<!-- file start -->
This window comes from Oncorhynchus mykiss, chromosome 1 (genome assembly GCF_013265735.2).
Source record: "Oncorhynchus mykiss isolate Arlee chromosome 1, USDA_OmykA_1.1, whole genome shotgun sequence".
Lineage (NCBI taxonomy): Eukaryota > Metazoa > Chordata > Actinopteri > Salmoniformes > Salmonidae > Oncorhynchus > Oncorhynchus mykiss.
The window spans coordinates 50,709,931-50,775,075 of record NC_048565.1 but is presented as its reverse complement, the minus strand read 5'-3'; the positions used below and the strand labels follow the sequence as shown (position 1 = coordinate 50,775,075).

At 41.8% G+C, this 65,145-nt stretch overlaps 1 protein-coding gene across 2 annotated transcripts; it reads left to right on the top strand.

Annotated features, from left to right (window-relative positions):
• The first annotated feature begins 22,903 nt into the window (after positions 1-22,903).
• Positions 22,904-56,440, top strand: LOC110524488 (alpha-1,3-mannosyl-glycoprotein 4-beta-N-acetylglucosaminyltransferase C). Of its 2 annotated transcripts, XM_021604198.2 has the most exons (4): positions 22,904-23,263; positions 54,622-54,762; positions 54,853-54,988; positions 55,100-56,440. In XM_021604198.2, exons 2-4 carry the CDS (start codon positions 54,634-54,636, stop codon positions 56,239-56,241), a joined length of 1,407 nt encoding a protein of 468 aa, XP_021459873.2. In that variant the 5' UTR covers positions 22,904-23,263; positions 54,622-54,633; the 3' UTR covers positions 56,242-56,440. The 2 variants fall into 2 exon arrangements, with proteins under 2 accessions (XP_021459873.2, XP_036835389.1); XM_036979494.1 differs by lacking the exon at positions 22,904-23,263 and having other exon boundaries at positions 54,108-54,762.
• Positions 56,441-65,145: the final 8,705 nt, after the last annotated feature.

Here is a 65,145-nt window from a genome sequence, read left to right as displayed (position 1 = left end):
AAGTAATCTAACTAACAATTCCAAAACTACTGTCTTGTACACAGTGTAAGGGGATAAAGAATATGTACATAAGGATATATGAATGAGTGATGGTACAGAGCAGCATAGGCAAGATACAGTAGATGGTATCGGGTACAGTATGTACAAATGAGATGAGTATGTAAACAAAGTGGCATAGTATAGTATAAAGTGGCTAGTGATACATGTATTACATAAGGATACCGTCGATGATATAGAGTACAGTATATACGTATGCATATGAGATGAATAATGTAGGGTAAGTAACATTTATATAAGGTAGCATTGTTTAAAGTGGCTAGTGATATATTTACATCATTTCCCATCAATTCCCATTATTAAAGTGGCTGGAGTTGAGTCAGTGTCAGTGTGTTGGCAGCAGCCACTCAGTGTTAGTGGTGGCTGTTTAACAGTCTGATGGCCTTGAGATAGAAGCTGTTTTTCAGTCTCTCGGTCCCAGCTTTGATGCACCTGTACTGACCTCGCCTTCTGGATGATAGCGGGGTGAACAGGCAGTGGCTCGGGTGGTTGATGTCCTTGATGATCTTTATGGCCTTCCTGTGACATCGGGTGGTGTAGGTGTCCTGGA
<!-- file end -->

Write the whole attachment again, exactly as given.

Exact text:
This window comes from Oncorhynchus mykiss, chromosome 1 (genome assembly GCF_013265735.2).
Source record: "Oncorhynchus mykiss isolate Arlee chromosome 1, USDA_OmykA_1.1, whole genome shotgun sequence".
Lineage (NCBI taxonomy): Eukaryota > Metazoa > Chordata > Actinopteri > Salmoniformes > Salmonidae > Oncorhynchus > Oncorhynchus mykiss.
The window spans coordinates 50,709,931-50,775,075 of record NC_048565.1 but is presented as its reverse complement, the minus strand read 5'-3'; the positions used below and the strand labels follow the sequence as shown (position 1 = coordinate 50,775,075).

At 41.8% G+C, this 65,145-nt stretch overlaps 1 protein-coding gene across 2 annotated transcripts; it reads left to right on the top strand.

Annotated features, from left to right (window-relative positions):
• The first annotated feature begins 22,903 nt into the window (after positions 1-22,903).
• Positions 22,904-56,440, top strand: LOC110524488 (alpha-1,3-mannosyl-glycoprotein 4-beta-N-acetylglucosaminyltransferase C). Of its 2 annotated transcripts, XM_021604198.2 has the most exons (4): positions 22,904-23,263; positions 54,622-54,762; positions 54,853-54,988; positions 55,100-56,440. In XM_021604198.2, exons 2-4 carry the CDS (start codon positions 54,634-54,636, stop codon positions 56,239-56,241), a joined length of 1,407 nt encoding a protein of 468 aa, XP_021459873.2. In that variant the 5' UTR covers positions 22,904-23,263; positions 54,622-54,633; the 3' UTR covers positions 56,242-56,440. The 2 variants fall into 2 exon arrangements, with proteins under 2 accessions (XP_021459873.2, XP_036835389.1); XM_036979494.1 differs by lacking the exon at positions 22,904-23,263 and having other exon boundaries at positions 54,108-54,762.
• Positions 56,441-65,145: the final 8,705 nt, after the last annotated feature.

Here is a 65,145-nt window from a genome sequence, read left to right as displayed (position 1 = left end):
AAGTAATCTAACTAACAATTCCAAAACTACTGTCTTGTACACAGTGTAAGGGGATAAAGAATATGTACATAAGGATATATGAATGAGTGATGGTACAGAGCAGCATAGGCAAGATACAGTAGATGGTATCGGGTACAGTATGTACAAATGAGATGAGTATGTAAACAAAGTGGCATAGTATAGTATAAAGTGGCTAGTGATACATGTATTACATAAGGATACCGTCGATGATATAGAGTACAGTATATACGTATGCATATGAGATGAATAATGTAGGGTAAGTAACATTTATATAAGGTAGCATTGTTTAAAGTGGCTAGTGATATATTTACATCATTTCCCATCAATTCCCATTATTAAAGTGGCTGGAGTTGAGTCAGTGTCAGTGTGTTGGCAGCAGCCACTCAGTGTTAGTGGTGGCTGTTTAACAGTCTGATGGCCTTGAGATAGAAGCTGTTTTTCAGTCTCTCGGTCCCAGCTTTGATGCACCTGTACTGACCTCGCCTTCTGGATGATAGCGGGGTGAACAGGCAGTGGCTCGGGTGGTTGATGTCCTTGATGATCTTTATGGCCTTCCTGTGACATCGGGTGGTGTAGGTGTCCTGGA